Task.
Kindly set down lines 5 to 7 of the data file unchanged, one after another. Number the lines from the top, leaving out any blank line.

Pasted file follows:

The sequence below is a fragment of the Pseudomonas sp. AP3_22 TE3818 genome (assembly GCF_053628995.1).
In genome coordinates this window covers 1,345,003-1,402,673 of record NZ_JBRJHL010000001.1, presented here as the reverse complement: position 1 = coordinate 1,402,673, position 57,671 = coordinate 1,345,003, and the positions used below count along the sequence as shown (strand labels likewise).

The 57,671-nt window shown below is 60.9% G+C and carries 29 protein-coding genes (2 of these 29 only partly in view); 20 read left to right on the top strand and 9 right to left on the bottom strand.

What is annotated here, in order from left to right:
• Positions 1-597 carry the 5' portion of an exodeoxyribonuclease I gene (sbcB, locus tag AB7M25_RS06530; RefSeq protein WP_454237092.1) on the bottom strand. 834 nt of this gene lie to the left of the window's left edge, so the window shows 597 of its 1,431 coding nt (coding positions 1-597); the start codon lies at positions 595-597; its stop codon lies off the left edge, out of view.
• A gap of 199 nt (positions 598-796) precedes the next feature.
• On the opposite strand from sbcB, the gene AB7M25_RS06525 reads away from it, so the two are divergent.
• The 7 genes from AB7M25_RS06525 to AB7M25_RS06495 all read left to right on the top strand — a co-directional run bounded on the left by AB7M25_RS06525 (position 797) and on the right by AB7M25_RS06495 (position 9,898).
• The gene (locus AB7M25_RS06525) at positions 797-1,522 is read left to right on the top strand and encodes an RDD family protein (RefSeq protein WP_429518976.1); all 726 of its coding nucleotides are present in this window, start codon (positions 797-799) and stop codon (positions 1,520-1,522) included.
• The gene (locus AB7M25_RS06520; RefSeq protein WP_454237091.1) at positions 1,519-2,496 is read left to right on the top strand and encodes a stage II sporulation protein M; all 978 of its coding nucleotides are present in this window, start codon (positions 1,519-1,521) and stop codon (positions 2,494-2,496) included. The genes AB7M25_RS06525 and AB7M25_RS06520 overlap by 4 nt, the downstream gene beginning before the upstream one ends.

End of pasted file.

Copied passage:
• Positions 1-597 carry the 5' portion of an exodeoxyribonuclease I gene (sbcB, locus tag AB7M25_RS06530; RefSeq protein WP_454237092.1) on the bottom strand. 834 nt of this gene lie to the left of the window's left edge, so the window shows 597 of its 1,431 coding nt (coding positions 1-597); the start codon lies at positions 595-597; its stop codon lies off the left edge, out of view.
• A gap of 199 nt (positions 598-796) precedes the next feature.
• On the opposite strand from sbcB, the gene AB7M25_RS06525 reads away from it, so the two are divergent.